pic by HUSSEIN SHAHARUDDIN
THE government has issued bonds worth a total of RM81.3 billion for the first six months of the year, Finance Minister Lim Guan Eng (picture) said in a parliamentary written reply on Tuesday.
The amount includes RM31 billion raised via Malaysian Government Securities, RM36 billion from Malaysian Government Investment Issue, RM6.5 billion from Treasury Bills and RM7.8 billion through external borrowings which comprise the issuance of a 10-year Samurai bond in March.
Proceeds from the bond sales will be used to refinance matured debts worth RM23.2 billion and finance the government’s RM22.4 billion fiscal deficit, Lim said.
The balance amounting to RM35.7 billion is used to refinance maturing debts for the period of June to December and the fiscal deficit in the second-half of this year.
Lim was responding to a question by Datuk Alexander Nanta Linggi (GPS-Kapit), who asked the minister to state the number of bonds issued since Pakatan Harapan took over the federal administration.
He said the issuance of the bonds is in line with financial regulations set out in the Loan (Local) Act 1959, the Government Funding Act 1983 and the External Loans Act 1963, which stipulate that government loans can only be made to finance development expenses and refinance mature debts.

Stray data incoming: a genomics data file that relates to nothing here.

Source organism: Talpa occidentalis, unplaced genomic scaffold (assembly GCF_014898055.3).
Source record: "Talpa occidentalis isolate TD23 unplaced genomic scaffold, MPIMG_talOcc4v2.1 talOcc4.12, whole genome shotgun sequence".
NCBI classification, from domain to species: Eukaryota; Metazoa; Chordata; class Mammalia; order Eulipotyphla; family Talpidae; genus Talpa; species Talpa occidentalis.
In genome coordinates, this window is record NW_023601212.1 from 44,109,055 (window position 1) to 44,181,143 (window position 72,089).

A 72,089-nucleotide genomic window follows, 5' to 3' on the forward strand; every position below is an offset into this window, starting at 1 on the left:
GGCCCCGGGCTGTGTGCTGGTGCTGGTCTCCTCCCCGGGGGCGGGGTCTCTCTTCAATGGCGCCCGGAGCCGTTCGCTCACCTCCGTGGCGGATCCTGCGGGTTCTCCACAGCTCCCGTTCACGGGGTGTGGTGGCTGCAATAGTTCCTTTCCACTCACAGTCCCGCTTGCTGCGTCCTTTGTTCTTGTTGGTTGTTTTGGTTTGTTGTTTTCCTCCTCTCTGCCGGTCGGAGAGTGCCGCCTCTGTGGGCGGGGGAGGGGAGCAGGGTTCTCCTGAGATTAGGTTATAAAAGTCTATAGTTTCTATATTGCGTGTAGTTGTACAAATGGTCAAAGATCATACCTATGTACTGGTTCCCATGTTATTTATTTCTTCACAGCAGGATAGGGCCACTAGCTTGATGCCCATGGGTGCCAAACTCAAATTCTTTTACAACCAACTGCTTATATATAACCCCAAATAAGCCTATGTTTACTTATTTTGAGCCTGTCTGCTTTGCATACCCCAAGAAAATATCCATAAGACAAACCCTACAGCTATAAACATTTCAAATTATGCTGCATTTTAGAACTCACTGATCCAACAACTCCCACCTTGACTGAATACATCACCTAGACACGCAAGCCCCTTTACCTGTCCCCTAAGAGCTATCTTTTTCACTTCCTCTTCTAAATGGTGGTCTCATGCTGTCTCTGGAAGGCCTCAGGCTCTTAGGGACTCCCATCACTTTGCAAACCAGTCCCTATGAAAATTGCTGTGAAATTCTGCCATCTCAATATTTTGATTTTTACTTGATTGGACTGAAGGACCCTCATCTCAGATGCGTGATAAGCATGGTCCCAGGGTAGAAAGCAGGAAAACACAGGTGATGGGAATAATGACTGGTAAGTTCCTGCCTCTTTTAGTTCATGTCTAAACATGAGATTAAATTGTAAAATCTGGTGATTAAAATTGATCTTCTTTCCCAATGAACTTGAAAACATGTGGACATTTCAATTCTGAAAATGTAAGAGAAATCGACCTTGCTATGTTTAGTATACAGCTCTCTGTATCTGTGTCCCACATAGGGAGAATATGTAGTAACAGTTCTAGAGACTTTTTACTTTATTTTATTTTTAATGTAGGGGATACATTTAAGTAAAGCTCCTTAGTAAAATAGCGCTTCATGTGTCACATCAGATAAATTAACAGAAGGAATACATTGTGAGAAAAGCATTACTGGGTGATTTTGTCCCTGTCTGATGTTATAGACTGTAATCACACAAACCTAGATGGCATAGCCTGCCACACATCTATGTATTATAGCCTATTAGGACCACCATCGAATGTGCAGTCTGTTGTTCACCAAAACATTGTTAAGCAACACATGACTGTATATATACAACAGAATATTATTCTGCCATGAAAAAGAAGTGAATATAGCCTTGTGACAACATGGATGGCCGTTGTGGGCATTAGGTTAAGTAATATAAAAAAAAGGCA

The External Loans Act 1963 has also set a limit for external borrowings at RM35 billion, he added.
Putrajaya is now considering a second yen-denominated debt sale following the success of the ¥200 billion (RM7.34 billion) Samurai bond issued earlier.
The first Samurai bond, with a coupon rate of 0.63% per annum, was oversubscribed by more than 1.6 times at ¥324.7 billion.
The sale marked the country’s successful return to the Japanese bond market after 30 years.
In a statement issued last month, Lim said the Japan Bank for International Cooperation has agreed to guarantee the second Samurai bond issuance and reduce the interest rate to 0.5% with a 10-year maturity term.
Lim also noted that Prime Minister (PM) Tun Dr Mahathir Mohamad has received Japanese PM Shinzo Abe’s approval for the bond issuance.
Dr Mahathir had previously confirmed that Malaysia was considering the issuance of a second bond from Japan as the country sought cheap funding alternatives to plug the government’s financial gaps.
He said the bond would allow Malaysia to capitalise on the exchange rate variance between the Japanese currency and the US dollar.
Japan, the world’s third-largest economy, is known for its ultra-low rates. In January, the Bank of Japan pledged to keep its 10-year government bond yields at 0% as central banks loosened monetary policies in the face of a global economic slowdown.